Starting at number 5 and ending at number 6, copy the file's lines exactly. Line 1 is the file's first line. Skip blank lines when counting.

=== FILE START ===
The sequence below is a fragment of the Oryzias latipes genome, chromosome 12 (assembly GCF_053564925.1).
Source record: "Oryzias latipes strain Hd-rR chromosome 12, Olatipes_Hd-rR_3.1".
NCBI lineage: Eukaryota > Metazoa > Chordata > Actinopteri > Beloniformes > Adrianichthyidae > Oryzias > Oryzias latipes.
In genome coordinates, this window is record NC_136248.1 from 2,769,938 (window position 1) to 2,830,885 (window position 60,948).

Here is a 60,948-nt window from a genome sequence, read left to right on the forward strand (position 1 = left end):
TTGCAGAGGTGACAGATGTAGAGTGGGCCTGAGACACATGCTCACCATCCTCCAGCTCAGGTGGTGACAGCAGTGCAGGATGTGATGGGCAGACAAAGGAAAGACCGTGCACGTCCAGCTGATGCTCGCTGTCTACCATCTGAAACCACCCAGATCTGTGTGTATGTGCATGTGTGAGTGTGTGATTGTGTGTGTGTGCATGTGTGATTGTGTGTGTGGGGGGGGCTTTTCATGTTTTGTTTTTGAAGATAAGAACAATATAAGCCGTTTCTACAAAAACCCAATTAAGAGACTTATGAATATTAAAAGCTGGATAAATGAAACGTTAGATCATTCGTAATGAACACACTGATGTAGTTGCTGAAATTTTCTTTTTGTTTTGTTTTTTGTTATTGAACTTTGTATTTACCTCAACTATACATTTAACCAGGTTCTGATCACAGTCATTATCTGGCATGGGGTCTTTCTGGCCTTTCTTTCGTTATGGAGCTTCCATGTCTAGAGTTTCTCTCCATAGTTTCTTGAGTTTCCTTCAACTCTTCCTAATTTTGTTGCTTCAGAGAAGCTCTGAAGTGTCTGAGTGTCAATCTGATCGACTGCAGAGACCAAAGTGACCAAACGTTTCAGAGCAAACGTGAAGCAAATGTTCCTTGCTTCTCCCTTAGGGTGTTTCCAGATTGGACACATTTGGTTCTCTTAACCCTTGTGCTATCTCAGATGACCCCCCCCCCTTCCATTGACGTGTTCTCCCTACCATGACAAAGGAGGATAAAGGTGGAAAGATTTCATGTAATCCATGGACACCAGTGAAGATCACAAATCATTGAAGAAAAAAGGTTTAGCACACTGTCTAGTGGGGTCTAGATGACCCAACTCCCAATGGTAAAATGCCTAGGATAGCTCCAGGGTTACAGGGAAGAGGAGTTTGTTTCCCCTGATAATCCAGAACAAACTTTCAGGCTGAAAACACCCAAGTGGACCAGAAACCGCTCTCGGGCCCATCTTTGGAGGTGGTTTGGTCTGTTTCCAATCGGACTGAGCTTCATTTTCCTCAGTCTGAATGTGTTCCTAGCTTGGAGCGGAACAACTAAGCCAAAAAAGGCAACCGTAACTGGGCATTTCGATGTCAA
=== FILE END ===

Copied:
Here is a 60,948-nt window from a genome sequence, read left to right on the forward strand (position 1 = left end):
TTGCAGAGGTGACAGATGTAGAGTGGGCCTGAGACACATGCTCACCATCCTCCAGCTCAGGTGGTGACAGCAGTGCAGGATGTGATGGGCAGACAAAGGAAAGACCGTGCACGTCCAGCTGATGCTCGCTGTCTACCATCTGAAACCACCCAGATCTGTGTGTATGTGCATGTGTGAGTGTGTGATTGTGTGTGTGTGCATGTGTGATTGTGTGTGTGGGGGGGGCTTTTCATGTTTTGTTTTTGAAGATAAGAACAATATAAGCCGTTTCTACAAAAACCCAATTAAGAGACTTATGAATATTAAAAGCTGGATAAATGAAACGTTAGATCATTCGTAATGAACACACTGATGTAGTTGCTGAAATTTTCTTTTTGTTTTGTTTTTTGTTATTGAACTTTGTATTTACCTCAACTATACATTTAACCAGGTTCTGATCACAGTCATTATCTGGCATGGGGTCTTTCTGGCCTTTCTTTCGTTATGGAGCTTCCATGTCTAGAGTTTCTCTCCATAGTTTCTTGAGTTTCCTTCAACTCTTCCTAATTTTGTTGCTTCAGAGAAGCTCTGAAGTGTCTGAGTGTCAATCTGATCGACTGCAGAGACCAAAGTGACCAAACGTTTCAGAGCAAACGTGAAGCAAATGTTCCTTGCTTCTCCCTTAGGGTGTTTCCAGATTGGACACATTTGGTTCTCTTAACCCTTGTGCTATCTCAGATGACCCCCCCCCCTTCCATTGACGTGTTCTCCCTACCATGACAAAGGAGGATAAAGGTGGAAAGATTTCATGTAATCCATGGACACCAGTGAAGATCACAAATCATTGAAGAAAAAAGGTTTAGCACACTGTCTAGTGGGGTCTAGATGACCCAACTCCCAATGGTAAAATGCCTAGGATAGCTCCAGGGTTACAGGGAAGAGGAGTTTGTTTCCCCTGATAATCCAGAACAAACTTTCAGGCTGAAAACACCCAAGTGGACCAGAAACCGCTCTCGGGCCCATCTTTGGAGGTGGTTTGGTCTGTTTCCAATCGGACTGAGCTTCATTTTCCTCAGTCTGAATGTGTTCCTAGCTTGGAGCGGAACAACTAAGCCAAAAAAGGCAACCGTAACTGGGCATTTCGATGTCAA